U.S. Citizenship Through Naturalization
A person may derive or acquire U.S. citizenship at birth. Persons who are born in the United States and subject to the jurisdiction of the United States are citizens at birth. Persons who are born in certain territories of the United States also may be citizens at birth.
In addition, persons who are born outside of the United States may be U.S. citizens at birth if one or both parents were U.S. citizens at their time of birth.
Persons who are not U.S. citizens at birth may become U.S. citizens through naturalization. Naturalization is the conferring of U.S. citizenship after birth.
How To Become a Naturalized U.S. Citizen?
Before an individual applies for naturalization, he or she must meet a few requirements. Depending on the individual’s situation, there are different requirements that may apply.
- Be at least 18 years old at the time of filing Application for Naturalization.
- Be a permanent resident (have a Green Card) for at least 5 years (3 years for those married to U.S. citizens).
- Show that you have lived for at least 3 months in the state or USCIS district where you apply, immediately prior to the date of filing the application.
- Demonstrate continuous residence in the United States for at least 5 years (3 years for those married to U.S. citizens) immediately preceding the date of filing Form N-400.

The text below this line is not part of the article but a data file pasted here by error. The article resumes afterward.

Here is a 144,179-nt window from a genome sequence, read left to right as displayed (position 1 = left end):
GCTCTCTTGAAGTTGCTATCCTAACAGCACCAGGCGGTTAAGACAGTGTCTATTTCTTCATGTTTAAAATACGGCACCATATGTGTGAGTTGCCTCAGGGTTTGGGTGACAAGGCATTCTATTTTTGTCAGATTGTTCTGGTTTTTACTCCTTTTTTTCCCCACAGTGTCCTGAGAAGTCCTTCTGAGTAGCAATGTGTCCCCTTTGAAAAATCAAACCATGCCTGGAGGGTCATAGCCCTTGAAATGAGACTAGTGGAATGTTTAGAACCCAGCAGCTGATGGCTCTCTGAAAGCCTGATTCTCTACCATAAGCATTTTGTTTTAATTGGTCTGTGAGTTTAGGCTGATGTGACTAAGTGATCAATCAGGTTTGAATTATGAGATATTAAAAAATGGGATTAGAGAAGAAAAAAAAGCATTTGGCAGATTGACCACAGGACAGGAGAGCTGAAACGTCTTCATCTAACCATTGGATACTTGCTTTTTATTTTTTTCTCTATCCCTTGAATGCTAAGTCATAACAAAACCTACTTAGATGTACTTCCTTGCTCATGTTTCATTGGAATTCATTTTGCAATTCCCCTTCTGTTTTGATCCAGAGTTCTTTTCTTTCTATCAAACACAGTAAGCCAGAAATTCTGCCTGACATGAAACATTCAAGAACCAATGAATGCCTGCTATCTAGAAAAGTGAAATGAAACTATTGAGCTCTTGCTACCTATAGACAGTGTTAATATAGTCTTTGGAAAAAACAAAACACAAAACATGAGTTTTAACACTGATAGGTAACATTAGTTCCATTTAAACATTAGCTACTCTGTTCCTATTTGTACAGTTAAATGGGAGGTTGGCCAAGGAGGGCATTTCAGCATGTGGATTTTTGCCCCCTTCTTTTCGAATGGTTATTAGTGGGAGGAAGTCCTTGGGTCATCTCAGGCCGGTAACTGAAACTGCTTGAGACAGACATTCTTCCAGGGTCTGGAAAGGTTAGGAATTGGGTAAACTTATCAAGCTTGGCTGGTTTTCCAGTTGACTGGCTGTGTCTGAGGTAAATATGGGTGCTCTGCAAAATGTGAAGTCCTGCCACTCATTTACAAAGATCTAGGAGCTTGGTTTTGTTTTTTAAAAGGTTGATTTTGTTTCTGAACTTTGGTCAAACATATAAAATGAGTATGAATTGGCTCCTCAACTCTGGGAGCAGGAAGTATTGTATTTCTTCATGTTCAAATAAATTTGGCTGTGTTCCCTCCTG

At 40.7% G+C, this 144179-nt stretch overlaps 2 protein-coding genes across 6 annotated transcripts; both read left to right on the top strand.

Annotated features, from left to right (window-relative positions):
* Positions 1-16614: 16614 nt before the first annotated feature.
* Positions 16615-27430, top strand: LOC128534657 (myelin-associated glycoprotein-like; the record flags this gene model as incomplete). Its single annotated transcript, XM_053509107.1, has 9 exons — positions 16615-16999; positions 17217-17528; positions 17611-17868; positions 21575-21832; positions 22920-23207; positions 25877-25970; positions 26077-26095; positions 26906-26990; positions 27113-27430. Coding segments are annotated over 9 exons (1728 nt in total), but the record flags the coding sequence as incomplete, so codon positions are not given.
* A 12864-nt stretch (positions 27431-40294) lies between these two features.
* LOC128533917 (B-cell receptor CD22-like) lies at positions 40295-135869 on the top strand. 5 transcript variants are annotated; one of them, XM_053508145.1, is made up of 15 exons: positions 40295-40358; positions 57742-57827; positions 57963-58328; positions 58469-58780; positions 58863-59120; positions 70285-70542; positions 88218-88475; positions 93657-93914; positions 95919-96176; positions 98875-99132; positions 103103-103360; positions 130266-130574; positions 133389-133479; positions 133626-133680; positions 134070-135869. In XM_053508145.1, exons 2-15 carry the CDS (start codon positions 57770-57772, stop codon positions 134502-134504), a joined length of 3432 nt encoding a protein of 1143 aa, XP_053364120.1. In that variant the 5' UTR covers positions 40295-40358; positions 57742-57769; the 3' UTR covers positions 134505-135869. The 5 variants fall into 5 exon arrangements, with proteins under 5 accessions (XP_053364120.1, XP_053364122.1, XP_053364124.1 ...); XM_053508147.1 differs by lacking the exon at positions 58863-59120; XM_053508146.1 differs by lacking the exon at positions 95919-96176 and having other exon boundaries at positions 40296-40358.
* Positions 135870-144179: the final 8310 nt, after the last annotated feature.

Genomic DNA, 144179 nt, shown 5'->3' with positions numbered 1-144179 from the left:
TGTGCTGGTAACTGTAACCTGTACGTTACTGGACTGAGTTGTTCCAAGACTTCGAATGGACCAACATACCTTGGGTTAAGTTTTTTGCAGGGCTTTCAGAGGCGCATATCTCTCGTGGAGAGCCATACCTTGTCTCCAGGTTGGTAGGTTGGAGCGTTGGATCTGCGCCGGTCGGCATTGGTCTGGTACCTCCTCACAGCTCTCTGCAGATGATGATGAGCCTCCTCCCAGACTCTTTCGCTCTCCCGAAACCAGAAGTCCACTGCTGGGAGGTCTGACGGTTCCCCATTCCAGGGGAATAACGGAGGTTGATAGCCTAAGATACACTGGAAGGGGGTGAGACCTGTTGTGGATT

- Show that you have been physically present in the United States for at least 30 months out of the 5 years (at least 18 months out of the 3 years for those married to U.S. citizens) immediately preceding the date of filing Form N-400.
- Be able to read, write, and speak basic English.
- Have a basic understanding of U.S. history and government (civics).
- Be a person of good moral character.
- Demonstrate an attachment to the principles and ideals of the U.S. Constitution.
Advantages of Becoming a Naturalized U.S. Citizen
Deciding to become a U.S. citizen is one of the most important decisions an immigrant can make. Naturalized U.S. citizens share equally in the rights and privileges of U.S. citizenship. U.S. citizenship offers immigrants the ability to: Vote in federal elections; Travel with a U.S. passport; Run for elective office where citizenship is required; Participate on a jury; Become eligible for federal and certain law enforcement jobs; Obtain certain state and federal benefits not available to noncitizens; Obtain citizenship for minor children born abroad; and Expand and expedite their ability to bring family members to the United States.